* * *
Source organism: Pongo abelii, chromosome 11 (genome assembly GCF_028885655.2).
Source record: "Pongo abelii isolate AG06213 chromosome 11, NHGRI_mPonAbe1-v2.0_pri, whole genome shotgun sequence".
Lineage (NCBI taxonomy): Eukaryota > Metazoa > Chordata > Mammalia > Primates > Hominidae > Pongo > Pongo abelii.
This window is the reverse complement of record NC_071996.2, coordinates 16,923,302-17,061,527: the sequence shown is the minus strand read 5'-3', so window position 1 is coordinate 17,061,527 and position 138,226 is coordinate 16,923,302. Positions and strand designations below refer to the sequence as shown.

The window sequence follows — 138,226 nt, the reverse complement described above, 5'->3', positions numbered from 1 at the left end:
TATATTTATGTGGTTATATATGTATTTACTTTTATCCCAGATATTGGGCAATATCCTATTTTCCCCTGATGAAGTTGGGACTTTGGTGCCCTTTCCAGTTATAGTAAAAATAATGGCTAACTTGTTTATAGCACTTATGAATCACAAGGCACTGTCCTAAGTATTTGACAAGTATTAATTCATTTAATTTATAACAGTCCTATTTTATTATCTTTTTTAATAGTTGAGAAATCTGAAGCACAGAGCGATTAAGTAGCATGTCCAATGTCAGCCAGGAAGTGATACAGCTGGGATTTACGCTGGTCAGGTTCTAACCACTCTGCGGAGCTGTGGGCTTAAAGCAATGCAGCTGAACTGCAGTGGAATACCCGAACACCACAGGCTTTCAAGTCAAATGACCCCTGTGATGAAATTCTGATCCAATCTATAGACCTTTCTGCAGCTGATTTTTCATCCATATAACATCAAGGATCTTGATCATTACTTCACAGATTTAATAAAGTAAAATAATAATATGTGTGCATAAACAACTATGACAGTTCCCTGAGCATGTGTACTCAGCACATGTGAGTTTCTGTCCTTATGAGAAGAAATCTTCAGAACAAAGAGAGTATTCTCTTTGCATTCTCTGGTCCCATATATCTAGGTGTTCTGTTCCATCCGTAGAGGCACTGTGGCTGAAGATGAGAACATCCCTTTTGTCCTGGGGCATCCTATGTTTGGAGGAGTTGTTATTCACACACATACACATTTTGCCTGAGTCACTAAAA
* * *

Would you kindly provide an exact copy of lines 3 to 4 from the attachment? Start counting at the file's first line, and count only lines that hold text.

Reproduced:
Lineage (NCBI taxonomy): Eukaryota > Metazoa > Chordata > Mammalia > Primates > Hominidae > Pongo > Pongo abelii.
This window is the reverse complement of record NC_071996.2, coordinates 16,923,302-17,061,527: the sequence shown is the minus strand read 5'-3', so window position 1 is coordinate 17,061,527 and position 138,226 is coordinate 16,923,302. Positions and strand designations below refer to the sequence as shown.